Just WOW .. and very close to Godwin .. so you loose.
--

Thanks! & 73, KD4E.com
David Colburn nevils-station.com
I don't google I SEARCH! duckduckgo.com
Network: groups.yahoo.com/group/qrv
Restored to design-spec at Heaven's gate 1Cor15:22

"Tony Langdon, VK3JED" <vk3jed@...>
 

At 04:37 AM 11/25/2012, you wrote:
After a recent presentation I was approached by a fellow Ham who noted that my presentation did not conform to SI (International system of units). He offered a training exercise in the proper usage which I accepted. I must admit, I was ignorant of SI prior to that time.

Apparently, SI is taught in grade school throughout the world, whereas my US education seems to be lacking.
I think someone's being anal retentive here. Strictly speaking, SI is a very formalised way of expressing measurements based on the metric system. However, the strict usage tends to only apply to scientific works. More general technical articles have a degree of flexibility and their own conventions. First, the must have


So I went through my material fixing obvious offenders, like proper capitalization and the use of a space between value and units.

the K in kilo should be lowercase
Most definitely. Case is something you must get right, sometimes it makes a big difference. For example, the common practice of writing "mhz" instead of "MHz" - "m" means "milli", or 0.001x, where 'M" means "Mega", or 1,000,000x. That's a big difference! Not to mention that "hz" is meaningless, since the correct abbreviation is "Hz". And a network card capable of 1000 mbps is not that impressive and hardly useful (except maybe for controlling a QRSS keyer! :) ).

70cm should be 70 cm
12VDC should be DC 12 V (looks pretty awkward to me)
These ones are tidy and should be taken care of.


I then learned that bps should be b/s and dBm don't exist. Further ppm is incorrect.
Actually, it would often be expressed as an exponent, which I can't do in plain text bs^-1 would be the closest approximation, since the -1 would be written in superscript, just like the "2" in "squared" or "3" in "cubed". You only see this in scientific papers. I certainly wouldn't be going that far in a ham radio technical article, because this is not a convention widely understood. I'd find b/s or bps to be acceptable. Just make sure any multipliers are written in the correct case. b/s is certainly the more correct of the two, but bps is probably the more widely understood. The correct presentation of units is more important in scientific work, because units are an integral part of a lot of scientific (and engineering) calculations, and correct expression of units for all variables in an equation here makes it clearer what the units of the result should be. In ham radio, the most important thing is getting your message across.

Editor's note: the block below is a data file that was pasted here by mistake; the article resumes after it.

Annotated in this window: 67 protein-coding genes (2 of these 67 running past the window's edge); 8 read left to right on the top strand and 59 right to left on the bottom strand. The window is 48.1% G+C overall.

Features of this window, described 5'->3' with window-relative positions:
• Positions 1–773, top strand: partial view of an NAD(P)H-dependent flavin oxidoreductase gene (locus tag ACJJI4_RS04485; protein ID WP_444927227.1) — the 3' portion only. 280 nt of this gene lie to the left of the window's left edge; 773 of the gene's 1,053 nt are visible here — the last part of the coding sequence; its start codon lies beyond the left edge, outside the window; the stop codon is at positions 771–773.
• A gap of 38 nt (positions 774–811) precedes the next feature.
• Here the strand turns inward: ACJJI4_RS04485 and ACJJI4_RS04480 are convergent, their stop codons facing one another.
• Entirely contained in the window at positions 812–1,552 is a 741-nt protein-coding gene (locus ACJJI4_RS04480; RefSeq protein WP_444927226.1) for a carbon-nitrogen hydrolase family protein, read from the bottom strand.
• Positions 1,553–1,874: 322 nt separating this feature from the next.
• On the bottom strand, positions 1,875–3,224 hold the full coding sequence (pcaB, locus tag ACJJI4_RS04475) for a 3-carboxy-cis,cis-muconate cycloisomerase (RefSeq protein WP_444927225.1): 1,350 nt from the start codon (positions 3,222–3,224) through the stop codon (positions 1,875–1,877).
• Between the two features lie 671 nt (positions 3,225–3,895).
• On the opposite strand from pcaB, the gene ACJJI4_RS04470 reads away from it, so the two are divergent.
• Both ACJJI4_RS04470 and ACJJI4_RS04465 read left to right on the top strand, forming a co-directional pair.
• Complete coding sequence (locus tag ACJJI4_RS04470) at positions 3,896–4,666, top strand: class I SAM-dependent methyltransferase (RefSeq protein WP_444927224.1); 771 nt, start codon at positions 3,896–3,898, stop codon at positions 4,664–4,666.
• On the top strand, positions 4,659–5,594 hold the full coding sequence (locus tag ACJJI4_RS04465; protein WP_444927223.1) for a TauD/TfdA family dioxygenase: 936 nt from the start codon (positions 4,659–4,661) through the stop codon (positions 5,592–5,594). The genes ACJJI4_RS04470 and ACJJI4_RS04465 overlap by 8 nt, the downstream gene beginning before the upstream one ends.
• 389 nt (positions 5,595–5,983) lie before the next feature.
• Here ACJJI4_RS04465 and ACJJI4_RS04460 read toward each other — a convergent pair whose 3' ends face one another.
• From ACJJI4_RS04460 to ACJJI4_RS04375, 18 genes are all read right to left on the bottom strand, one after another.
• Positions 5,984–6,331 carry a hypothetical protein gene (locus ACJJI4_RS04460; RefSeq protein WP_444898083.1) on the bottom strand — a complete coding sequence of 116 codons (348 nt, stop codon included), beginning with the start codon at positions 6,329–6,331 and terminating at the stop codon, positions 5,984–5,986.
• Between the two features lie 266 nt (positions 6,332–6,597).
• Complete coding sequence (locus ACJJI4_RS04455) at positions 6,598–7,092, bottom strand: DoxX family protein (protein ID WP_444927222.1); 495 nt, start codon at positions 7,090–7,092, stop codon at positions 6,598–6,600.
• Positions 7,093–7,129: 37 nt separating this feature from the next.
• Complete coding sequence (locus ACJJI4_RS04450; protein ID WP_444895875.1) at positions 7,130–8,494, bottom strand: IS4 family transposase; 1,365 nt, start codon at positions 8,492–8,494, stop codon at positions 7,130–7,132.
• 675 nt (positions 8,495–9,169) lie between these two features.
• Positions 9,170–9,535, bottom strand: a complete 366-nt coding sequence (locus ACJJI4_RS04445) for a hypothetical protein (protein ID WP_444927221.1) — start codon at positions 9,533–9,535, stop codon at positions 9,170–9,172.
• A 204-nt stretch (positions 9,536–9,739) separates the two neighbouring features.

Now I've never seen b/s used by anyone, anywhere and I certainly wouldn't want a table of values expressed as:

dB referenced to 1 mW

instead of dBm
Again, while technically correct, I think this is a bit over the top for a ham article. The latter is widely understood by the intended audience. The former _should_ be understood (we do know how decibels work, don't we? :) ), but it doesn't speak as well to the intended audience. However, if I was writing a scientific paper, I'd be using the first one.


When I purchase an oscillator, tolerance is expressed in ppm, so apparently the manufacturers are unaware of their non-conforming usage.
Again, ppm is another one well understood by your audience, I'd certainly use it. I'm not sure what the strict SI equivalent is, off the top of my head.


Am I out of touch with reality? Are you offended by 56 kbps?
For the purposes most of us are likely to encounter, it's perfectly fine by me. I'd only take exception if you were presenting a scientific paper.


I'd like to hear others thoughts on this, particularly those of you educated somewhere other than the US
Like a lot of things, there's the strict system, typically embraced only by groups that need it, and there's general usage. You do have to consider what is going to communicate your message better to your intended audience as well.